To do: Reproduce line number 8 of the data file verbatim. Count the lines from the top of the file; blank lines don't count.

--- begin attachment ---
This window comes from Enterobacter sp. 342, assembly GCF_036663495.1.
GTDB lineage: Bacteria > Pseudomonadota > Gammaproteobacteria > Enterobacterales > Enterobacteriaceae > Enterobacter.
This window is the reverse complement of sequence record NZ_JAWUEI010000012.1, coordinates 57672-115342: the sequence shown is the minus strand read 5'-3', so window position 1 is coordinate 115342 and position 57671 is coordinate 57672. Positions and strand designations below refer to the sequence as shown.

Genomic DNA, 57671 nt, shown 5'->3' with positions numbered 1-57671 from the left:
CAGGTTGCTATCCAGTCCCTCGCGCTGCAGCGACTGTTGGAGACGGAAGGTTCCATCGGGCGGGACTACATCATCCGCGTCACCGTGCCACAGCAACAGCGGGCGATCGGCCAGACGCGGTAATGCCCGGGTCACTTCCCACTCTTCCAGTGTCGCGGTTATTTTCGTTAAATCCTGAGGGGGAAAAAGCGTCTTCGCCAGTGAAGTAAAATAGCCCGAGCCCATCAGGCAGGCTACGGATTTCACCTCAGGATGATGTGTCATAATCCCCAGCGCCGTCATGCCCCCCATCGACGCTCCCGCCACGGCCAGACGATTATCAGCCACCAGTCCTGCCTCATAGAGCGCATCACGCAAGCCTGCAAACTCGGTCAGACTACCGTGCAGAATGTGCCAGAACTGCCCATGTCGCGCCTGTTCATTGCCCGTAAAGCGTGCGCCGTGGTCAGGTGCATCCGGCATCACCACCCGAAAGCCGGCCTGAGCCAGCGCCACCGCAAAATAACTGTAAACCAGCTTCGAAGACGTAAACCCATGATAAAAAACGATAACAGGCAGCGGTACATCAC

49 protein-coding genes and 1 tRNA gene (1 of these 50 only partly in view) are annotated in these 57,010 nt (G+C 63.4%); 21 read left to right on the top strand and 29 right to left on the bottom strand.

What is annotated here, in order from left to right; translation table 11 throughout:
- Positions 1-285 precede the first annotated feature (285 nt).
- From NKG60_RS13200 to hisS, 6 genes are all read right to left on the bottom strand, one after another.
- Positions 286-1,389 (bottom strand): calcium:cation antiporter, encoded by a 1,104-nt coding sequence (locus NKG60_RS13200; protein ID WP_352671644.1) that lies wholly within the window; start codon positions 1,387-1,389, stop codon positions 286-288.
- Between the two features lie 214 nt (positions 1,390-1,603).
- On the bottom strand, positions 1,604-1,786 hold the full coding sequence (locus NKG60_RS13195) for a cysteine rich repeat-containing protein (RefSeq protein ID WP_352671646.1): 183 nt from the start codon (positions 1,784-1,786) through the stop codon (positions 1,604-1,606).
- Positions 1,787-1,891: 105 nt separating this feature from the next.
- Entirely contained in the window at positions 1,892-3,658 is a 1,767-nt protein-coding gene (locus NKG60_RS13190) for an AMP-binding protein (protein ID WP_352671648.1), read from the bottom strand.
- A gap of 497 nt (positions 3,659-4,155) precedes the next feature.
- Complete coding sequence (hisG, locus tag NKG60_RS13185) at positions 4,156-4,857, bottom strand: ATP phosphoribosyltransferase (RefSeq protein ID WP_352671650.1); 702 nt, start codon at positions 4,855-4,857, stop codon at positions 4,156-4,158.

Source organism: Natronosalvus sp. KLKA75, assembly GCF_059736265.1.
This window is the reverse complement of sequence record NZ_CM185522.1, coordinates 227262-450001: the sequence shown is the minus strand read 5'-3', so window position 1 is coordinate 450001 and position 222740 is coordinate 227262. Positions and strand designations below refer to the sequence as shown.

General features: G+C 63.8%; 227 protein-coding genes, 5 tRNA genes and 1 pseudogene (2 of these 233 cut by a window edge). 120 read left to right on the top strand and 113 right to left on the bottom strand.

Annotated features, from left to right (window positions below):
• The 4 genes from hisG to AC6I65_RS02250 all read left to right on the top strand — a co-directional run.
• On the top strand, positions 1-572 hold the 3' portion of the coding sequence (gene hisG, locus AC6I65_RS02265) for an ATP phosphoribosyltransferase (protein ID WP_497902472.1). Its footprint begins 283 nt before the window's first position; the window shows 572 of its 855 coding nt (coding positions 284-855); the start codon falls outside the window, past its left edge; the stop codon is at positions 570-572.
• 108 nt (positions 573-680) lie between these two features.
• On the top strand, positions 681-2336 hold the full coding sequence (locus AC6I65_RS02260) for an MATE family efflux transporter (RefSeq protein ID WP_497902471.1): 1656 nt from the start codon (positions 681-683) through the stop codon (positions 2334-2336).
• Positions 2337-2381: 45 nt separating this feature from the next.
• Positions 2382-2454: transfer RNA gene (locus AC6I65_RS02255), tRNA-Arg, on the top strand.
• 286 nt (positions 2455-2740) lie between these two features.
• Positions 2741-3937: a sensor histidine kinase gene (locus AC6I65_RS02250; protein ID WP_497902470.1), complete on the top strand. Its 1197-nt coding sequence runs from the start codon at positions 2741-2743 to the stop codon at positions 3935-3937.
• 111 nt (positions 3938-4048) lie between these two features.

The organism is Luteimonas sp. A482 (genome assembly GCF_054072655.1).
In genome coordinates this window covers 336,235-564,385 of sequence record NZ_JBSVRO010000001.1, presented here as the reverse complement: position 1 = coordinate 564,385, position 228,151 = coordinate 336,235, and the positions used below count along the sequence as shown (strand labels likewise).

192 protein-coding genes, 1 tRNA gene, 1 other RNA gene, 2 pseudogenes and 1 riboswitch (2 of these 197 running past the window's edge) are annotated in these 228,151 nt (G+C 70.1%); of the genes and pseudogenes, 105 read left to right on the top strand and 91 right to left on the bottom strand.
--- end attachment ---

- Positions 1-285 precede the first annotated feature (285 nt).